Chrome couldn't be used except on bumpers and grille because nickel and copper were on the limited-supply list. Ford answered that one by using zinc plate on trim and varnish over it. Stamped steel horn rings and some grille parts replaced diecast zinc. Hubcaps were made of stainless steel, actually a quality improvement.
After December 31, all trim had to be painted (or plastic covered) -- even if it was already chrome or stainless, this so that no make would have an advantage over another. Ford painted its trim tan. Ugly as they looked, the "blackout" models are highly collectible now for their rarity.
Of course, no aluminum could be used, so pistons were made of a cast-iron alloy. Molybdenum replaced nickel in valves, gears, and shafts, another quality improvement. The Ford's frame now stood an inch lower, and the ride was improved via longer and wider transverse springs, twin lateral stabilizers, and two-inch-wider tire treads. In the quest for more quiet, Ford engineers added large cushion rubber insulators between the body and frame and improved the engine mounts.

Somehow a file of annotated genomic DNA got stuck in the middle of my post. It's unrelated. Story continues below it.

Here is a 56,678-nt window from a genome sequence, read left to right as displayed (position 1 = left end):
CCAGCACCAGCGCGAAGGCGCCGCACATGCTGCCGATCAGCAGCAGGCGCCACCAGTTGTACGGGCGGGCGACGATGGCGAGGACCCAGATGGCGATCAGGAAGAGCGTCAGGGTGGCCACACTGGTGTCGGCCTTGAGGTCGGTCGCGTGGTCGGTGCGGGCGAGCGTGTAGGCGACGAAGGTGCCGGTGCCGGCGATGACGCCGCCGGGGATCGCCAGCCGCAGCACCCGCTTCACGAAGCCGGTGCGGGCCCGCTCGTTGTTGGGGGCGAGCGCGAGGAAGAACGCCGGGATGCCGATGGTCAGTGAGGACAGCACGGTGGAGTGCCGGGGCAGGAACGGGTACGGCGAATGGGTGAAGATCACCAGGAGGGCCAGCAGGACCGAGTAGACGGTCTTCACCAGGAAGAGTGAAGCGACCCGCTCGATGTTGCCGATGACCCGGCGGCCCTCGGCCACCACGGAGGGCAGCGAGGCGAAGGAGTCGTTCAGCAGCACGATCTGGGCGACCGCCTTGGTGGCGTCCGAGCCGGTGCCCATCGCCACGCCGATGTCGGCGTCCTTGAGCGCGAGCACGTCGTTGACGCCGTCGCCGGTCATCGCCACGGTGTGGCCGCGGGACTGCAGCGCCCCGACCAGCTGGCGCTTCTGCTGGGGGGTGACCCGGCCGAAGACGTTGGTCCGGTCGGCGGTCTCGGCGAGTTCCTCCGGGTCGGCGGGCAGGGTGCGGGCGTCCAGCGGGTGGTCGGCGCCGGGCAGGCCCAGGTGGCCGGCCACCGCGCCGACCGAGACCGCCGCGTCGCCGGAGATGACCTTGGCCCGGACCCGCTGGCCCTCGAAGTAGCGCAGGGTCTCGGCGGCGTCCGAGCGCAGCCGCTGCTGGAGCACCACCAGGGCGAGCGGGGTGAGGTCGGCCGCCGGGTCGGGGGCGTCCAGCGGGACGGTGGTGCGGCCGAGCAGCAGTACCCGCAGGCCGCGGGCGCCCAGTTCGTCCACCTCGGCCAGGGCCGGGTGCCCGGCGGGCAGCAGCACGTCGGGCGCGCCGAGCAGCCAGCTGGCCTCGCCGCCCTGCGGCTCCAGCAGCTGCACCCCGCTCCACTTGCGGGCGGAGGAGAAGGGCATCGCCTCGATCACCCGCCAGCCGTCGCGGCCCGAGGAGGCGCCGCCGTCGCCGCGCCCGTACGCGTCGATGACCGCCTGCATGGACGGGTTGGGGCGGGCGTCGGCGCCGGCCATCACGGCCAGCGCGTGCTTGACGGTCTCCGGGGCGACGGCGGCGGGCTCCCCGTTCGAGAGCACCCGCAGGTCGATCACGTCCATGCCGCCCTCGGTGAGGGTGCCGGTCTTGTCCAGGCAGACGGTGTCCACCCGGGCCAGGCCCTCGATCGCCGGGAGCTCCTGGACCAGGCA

The front end was all-new with a bolder hood and more impressive one-piece fenders. The grille was flattened and made rectangular, with a heavy ornamental frame surrounding two sets of vertical ribs separated by a heavy bright strip down the middle. Parking lights migrated from atop the fenders to inboard of the headlights. Ford's more massive look for 1942 merely followed an industry trend started by style-leader General Motors, and which had already been evident on Chevrolets -- and Plymouths for that matter.
Part of the reason for the low production numbers for 1942 was the United States' impending entry into World War II.
Style: 2 Door Club Coupe
Serial No: 186839423
Engine Cyl: V8
Engine Size: 221 cid
Engine HP: 96